Sumant Mandal is the co-founder and managing partner of March Capital.
- March Capital is known for early betting on Southern California companies like CrowdStrike.
- But it is the company’s Indian portfolio that has seen the greatest returns recently.
- Thanks to two exits from India last month, the company expects a return of nearly a billion dollars.
- Check out Insider’s business page for more stories.
Santa Monica-based venture firm March Capital is best known for early betting on Southern California companies like CrowdStrike, which started out in Irvine, Southern California, before moving to Sunnyvale, Silicon Valley.
But it’s the company’s small but powerful Indian portfolio, which accounts for nearly 15% of its more than $ 1 billion under management, that has seen its biggest returns recently.
According to Sumant Mandal, March’s co-founder and managing partner, March expects to see nearly $ 1 billion in its various funds and direct co-investments based on around $ 100 million in its various funds due to two large exits from India last month.
First there was CarTrade, an Indian online auto classifieds platform that went public on August 20th.
March first invested in the company’s Series C four years ago and doubled to a total of 10.3% of the company in the last round before going public.
March sold around a third of his stake in the initial public offering, but plans to keep the rest of his stake for the long term.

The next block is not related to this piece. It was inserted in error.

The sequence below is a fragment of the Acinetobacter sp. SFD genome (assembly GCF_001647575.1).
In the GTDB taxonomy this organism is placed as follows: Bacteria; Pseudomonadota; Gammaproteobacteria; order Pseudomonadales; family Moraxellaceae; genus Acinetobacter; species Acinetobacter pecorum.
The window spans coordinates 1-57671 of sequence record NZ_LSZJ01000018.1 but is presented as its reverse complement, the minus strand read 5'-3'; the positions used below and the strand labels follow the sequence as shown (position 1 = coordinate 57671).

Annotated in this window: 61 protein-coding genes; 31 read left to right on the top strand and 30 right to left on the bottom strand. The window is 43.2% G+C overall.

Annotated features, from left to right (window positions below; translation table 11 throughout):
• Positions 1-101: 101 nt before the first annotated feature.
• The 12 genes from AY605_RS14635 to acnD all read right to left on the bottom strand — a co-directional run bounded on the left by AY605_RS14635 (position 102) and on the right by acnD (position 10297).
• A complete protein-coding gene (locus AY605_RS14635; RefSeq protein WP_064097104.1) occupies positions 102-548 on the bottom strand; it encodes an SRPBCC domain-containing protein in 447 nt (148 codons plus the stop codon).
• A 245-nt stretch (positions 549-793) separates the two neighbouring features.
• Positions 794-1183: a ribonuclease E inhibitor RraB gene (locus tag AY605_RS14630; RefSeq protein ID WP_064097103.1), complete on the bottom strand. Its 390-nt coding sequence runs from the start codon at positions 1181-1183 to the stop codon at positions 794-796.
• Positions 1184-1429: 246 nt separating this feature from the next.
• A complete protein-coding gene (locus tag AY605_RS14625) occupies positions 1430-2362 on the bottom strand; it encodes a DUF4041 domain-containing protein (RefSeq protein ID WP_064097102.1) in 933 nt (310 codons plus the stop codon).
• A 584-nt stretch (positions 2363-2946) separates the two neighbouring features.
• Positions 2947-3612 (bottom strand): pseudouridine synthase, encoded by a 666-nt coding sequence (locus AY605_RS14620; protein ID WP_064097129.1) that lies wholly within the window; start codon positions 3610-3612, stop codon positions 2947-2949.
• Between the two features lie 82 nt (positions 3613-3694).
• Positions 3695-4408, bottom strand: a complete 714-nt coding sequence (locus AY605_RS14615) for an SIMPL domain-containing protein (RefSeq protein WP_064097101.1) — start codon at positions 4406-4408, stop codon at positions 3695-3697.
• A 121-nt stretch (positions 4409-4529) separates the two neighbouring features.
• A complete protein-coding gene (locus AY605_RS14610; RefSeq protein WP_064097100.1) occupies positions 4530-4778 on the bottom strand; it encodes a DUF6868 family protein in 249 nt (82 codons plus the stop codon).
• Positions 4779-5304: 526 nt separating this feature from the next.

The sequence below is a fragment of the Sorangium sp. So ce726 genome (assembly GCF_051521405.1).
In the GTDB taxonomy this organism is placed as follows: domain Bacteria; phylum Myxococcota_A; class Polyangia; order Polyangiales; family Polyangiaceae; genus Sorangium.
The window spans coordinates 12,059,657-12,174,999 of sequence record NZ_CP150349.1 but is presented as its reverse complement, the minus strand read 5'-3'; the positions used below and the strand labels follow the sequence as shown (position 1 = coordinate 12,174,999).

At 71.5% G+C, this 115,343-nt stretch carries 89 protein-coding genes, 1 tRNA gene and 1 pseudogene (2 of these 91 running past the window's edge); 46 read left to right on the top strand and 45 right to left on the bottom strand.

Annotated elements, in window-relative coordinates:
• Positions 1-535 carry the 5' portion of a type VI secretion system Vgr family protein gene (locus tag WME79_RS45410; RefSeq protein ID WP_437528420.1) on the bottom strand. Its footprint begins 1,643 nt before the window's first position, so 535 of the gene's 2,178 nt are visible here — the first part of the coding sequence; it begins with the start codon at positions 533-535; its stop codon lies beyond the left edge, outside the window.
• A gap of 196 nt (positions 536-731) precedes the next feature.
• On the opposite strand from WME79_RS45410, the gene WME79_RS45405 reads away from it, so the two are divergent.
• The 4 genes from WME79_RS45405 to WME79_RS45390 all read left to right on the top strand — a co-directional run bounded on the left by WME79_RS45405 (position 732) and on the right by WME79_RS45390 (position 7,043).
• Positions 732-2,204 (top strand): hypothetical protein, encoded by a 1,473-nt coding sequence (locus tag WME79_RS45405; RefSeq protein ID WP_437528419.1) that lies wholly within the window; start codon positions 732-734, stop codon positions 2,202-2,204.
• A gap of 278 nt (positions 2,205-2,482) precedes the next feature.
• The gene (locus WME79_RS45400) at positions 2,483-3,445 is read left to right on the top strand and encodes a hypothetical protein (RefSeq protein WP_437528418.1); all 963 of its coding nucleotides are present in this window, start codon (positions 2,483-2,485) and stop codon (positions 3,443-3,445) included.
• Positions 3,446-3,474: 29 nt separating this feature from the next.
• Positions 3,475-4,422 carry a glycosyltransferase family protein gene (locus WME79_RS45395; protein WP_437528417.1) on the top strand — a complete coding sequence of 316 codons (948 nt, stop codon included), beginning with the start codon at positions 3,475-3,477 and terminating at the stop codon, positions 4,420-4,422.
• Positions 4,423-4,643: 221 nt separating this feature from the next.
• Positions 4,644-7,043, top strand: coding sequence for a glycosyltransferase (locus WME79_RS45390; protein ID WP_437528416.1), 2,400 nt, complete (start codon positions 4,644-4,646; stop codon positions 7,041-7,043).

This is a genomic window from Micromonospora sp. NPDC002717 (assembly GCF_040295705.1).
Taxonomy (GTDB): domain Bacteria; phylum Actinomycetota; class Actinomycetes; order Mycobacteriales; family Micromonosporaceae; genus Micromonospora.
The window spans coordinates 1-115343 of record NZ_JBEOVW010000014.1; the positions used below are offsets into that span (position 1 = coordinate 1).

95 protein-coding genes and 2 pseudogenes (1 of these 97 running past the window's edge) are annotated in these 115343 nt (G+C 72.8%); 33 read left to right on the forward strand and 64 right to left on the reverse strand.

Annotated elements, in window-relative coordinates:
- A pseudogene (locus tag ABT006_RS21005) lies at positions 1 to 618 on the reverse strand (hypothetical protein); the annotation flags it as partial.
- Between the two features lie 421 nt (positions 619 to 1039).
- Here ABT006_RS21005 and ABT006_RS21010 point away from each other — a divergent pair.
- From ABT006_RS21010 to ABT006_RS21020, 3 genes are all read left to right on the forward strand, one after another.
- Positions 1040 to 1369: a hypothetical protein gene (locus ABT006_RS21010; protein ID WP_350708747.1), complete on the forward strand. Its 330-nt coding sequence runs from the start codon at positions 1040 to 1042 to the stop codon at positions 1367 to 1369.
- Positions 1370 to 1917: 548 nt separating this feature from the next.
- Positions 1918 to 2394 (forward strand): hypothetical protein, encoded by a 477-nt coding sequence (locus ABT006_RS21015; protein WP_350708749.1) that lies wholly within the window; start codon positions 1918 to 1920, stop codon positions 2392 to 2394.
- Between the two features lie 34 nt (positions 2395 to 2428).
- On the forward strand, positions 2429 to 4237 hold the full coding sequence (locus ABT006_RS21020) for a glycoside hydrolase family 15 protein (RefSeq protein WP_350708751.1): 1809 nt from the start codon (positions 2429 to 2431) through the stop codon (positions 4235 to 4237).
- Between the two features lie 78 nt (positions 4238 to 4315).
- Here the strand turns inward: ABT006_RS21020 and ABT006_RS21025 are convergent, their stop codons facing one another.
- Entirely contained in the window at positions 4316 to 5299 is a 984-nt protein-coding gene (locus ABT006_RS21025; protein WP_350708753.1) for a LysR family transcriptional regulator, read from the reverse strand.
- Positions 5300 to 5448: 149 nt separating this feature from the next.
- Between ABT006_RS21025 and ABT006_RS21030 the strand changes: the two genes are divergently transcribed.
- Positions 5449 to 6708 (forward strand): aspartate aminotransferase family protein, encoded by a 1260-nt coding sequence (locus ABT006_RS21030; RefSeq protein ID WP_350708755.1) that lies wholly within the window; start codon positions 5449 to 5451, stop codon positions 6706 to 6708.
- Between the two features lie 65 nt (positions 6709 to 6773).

“We believe there are advantages, so we are in no rush to sell,” said Mandal. “Indian online adoption of these new applications is just beginning.”
Less than two weeks after CarTrade went public, another Indian investment in March, BillDesk, an online payments provider, was acquired by Prosus for $ 4.7 billion.
Mandal first invested in BillDesk in 2006, buying 23% of the company for $ 5 million from the previous firm he still runs, Clearstone Venture Partners. When he founded March Capital in 2014, he kept buying more and more stocks.
“Pretty much no matter what fund I was in, I invested in every round of theirs,” said Mandal.
March has acquired a 5.63% stake in the company, and Mandal says March, Clearstone, and the companies’ limited partners will generate nearly four times that return after the deal is closed.
Mandal says he thinks a lot of BillDesk’s growth is in the foreground, so the company didn’t want to sell.
“But it’s an incredible finish,” he said.
Mandal also believes that the best days of March in India are still ahead of him. The company recently added a Mumbai-based partner, Rajan Mehra, and Mandal says he is particularly optimistic about India because he sees the country’s digitization just beginning and a number of globally competitive Indian software companies emerging.
“Both trends are accelerating like I’ve never seen before,” said Mandal.
Unfortunately India is no secret to Mandal and many other VCs are hunting for business there too.
Indian startups have already raised $ 17.2 billion this year, significantly more than last year’s $ 11.1 billion. SoftBank was the most active investor, followed by Tiger Global, Temasek, Sequoia Capital and Prosus Ventures.
Mandal admits that being priced out by stores like Tiger and Softbank is frustrating.
“It happens all the time,” said Madal. “We’ll assume that a company has a valuation of three or four hundred million dollars and is raising a billion from another fund.”
But he says if March can’t keep up on price, then March is different in other ways.
“You invest passively,” said Madal. “They are willing to pay higher prices. They don’t take board seats. We have the opposite approach. We get involved in companies. Not everyone wants that, but if they want we offer one more suitable than Tiger.”